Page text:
The table rows below "SS EMTR" are based on combining SS taxability due to CI thresholds (X1, X2) with TI tax brackets (B10, B15, B25, etc). As mentioned above, this is really the AMTR for SS income only.
For example, a single filer with CI in at least the lower part of the 50% taxable range (CI > $25K), a standard deduction, and one exemption, likely falls in the 10% federal marginal tax bracket/rate (MTR) because their AGI is at least X1 = $25K after adding taxable SS income (50% of total SS), so their TI is at least $14,700 after minimal deductions and exemptions, which exceeds B10 = $9,225. Each extra non-SS dollar of income costs them at least 50% of 10% = 5% as their (unchanged in this example) SS income rises in taxability.
Remember that EMTR (really AMTR for SS income only here) is the marginal rate for the next dollar of income. It is the marginal level of SS taxability (0%, 50%, or 85%) multiplied by the overall marginal tax bracket (10%, 15%, etc) applied to taxable income (including 50% or 85% of SS income). And it applies in addition to the ordinary federal MTR. Say you're in the 10% MTR and your non-SS income goes up $20, then you might owe $2 more of income tax on that plus $1 more income tax on a previously untaxed portion of your SS income that got "pushed above X1."
So this SS EMTR is kind of a double whammy on your discretionary non-SS income. In fact if the combined increased taxable income pushes you into a higher tax bracket, it's a triple whammy!
More examples: This math can be hard to follow partly because non-SS and SS income are independent variables, and the SS EMTR really depends on both, along with many other factors mentioned earlier. Here are some actual dollars, assuming nearly all income is non-SS, the SS portion is unrealistically trivial (rounded down to zero here), and no other complications, meaning just a standard deduction, minimal exemptions, and MAGI = AGI. Here "na" means "not applicable". Amounts in bold font are the SS income or TI (tax bracket) breakpoints that matter.
SS EMTR (really AMTR) (with trivial SS) for non-SS income exceeding (resulting in TI = taxable income at most): | |||
(as of TY2015) | Single | Married filing jointly | Comments |
---|---|---|---|
0% | $19,525 (TI = $9,225) | na | SS still 0% taxable, TI now in 10% bracket |
0% | na | $32,000 (TI = $11,400) | SS becomes 50% taxable, but TI in 0% bracket |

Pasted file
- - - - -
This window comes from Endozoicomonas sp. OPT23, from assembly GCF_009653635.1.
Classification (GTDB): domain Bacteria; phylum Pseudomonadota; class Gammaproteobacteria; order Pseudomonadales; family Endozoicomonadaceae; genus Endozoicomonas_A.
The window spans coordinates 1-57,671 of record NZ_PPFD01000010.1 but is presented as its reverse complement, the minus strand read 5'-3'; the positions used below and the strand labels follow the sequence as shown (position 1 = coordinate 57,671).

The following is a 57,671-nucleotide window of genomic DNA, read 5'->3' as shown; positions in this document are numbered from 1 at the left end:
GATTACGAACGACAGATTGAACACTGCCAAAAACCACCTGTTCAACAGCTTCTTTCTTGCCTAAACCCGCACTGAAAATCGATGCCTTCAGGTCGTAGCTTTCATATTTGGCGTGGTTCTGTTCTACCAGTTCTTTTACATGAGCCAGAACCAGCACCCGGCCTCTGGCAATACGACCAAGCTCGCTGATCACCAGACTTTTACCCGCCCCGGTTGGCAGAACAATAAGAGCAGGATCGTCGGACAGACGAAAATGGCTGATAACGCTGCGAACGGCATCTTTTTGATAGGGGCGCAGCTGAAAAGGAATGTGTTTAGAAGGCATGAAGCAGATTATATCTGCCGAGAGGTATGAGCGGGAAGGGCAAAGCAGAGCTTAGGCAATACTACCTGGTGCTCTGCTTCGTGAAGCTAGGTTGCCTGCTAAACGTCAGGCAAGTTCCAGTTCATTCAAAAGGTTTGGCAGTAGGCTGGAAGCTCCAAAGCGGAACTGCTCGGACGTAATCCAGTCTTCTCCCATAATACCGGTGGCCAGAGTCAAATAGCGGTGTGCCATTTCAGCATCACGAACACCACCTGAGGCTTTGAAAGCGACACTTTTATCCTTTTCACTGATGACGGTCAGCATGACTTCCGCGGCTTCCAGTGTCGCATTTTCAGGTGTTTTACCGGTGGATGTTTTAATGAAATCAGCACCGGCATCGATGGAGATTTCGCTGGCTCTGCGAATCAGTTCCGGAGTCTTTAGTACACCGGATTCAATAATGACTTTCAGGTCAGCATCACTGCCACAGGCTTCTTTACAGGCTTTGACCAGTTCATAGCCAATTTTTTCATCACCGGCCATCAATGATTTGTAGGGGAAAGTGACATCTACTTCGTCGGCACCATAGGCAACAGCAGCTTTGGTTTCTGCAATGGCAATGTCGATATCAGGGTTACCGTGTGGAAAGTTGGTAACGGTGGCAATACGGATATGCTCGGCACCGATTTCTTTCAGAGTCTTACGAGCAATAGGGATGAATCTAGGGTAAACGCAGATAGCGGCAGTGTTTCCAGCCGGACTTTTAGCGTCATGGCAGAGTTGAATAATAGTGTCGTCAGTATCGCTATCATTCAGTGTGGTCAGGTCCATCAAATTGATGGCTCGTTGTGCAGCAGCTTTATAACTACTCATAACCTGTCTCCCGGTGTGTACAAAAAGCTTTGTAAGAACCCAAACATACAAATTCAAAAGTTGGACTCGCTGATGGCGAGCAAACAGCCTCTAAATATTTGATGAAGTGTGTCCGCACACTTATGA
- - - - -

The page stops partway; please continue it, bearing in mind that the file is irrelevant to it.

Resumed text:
5% | $25,000 (TI = $14,700) | $39,050 (TI = $18,450) | SS becomes/still 50% taxable, TI still/now in 10% bracket |
7.5% | na | na | SS still 50% taxable, TI now in 15% bracket (unlikely) |
8.5% | $34,000 (TI = $23,700) | $44,000 (TI = $23,400) | SS becomes 85% taxable, TI still in 10% bracket |
12.75% | $47,750 (TI = $37,450) | $95,500 (TI = $74,900) | SS still 85% taxable, TI now in 15% bracket |
21.25% | $101,050 (TI = $90,750) | $171,800 (TI = $151,200) | SS still 85% taxable, TI now in 25% bracket |
You can see that the SS EMTR question is non-trivial. Even with many simplifying assumptions, the EMTR increases in odd steps as non-SS income and/or TI (taxable income) ratchets up through either SS taxability breakpoints or tax bracket boundaries.
Also, reducing non-SS income and increasing SS income equivalently is not a direct substitution since the SS portion is only 50% or 85% taxed. Furthermore itemizing deductions and/or adding special deductions, or adding more exemptions (for dependents), changes the relationship between AGI (including the taxable portion of SS income) and taxable income (bracket boundaries). This math is "left as an exercise for the reader" (grin).
Reverse engineering the math from the Social Security Benefits Worksheet, by L = line number:
L1 = SS + RRB # just call this SS here though it might include RRB. L2 = L1/2 = SS/2 ... L5 = L2 + MAGI # see worksheet for specific lines in this modified AGI. L6 = various (but not all) deductions L7 = L5 - L6 = CI # combined income; STOP if not positive. L8 = X1 # first threshold depending on filing status. L9 = L7 - L8 = max(0, CI - X1) # excess over X1; note that CI includes SS/2. L10 = X2 - X1 = X # size of the 50%-taxable range. L11 = L9 - L10 = max(0, CI - X2) # excess over X2; note that CI includes SS/2. L12 = min(L9, L10) # excess over X1, capped at X. L13 = L12 / 2 # capped excess at 50%-taxable rate. L14 = min(L2, L13) # further capped at SS/2. L15 = 0.85 * L11 # excess over X2 at 85%-taxable rate. L16 = L14 + L15 # sum of 50% and 85% taxable portions. L17 = 0.85 * SS # overall cap for high incomes. L18 = min(L16, L17) # whichever is less.
Top-down expansion of L18:
min(L17, L16) # swap terms, start expanding: min(0.85 * SS, L14 + L15) min(0.85 * SS, min(L2, L13) + (0.85 * L11)) min(0.85 * SS, min(SS/2, L12 / 2) + (0.85 * max(0, CI - X2))) min(0.85 * SS, (min(SS, L12) / 2) + (0.85 * max(0, CI - X2))) min(0.85 * SS, (0.50 * min(SS, min(L9, L10))) + (0.85 * max(0, CI - X2))) min(0.85 * SS, (0.50 * min(SS, min(max(0, CI - X1), X))) + (0.85 * max(0, CI - X2)))
And finally with some judicious simplification:
min(0.85 * SS, # (a) max(0, 0.50 * min(SS, (min(CI, X2) - X1))) # (b) + max(0, 0.85 * (CI - X2))) # (c)
(a) Overall limited to 85% of SS in the case where non-SS ≥ X2 + SS/2,
pushing all of SS into the 85% range.
(b) In other words, 50% of min(SS, CI-X1, X2-X1), clipped at 0.
(c) In other words, 85% of CI - X2, clipped at 0.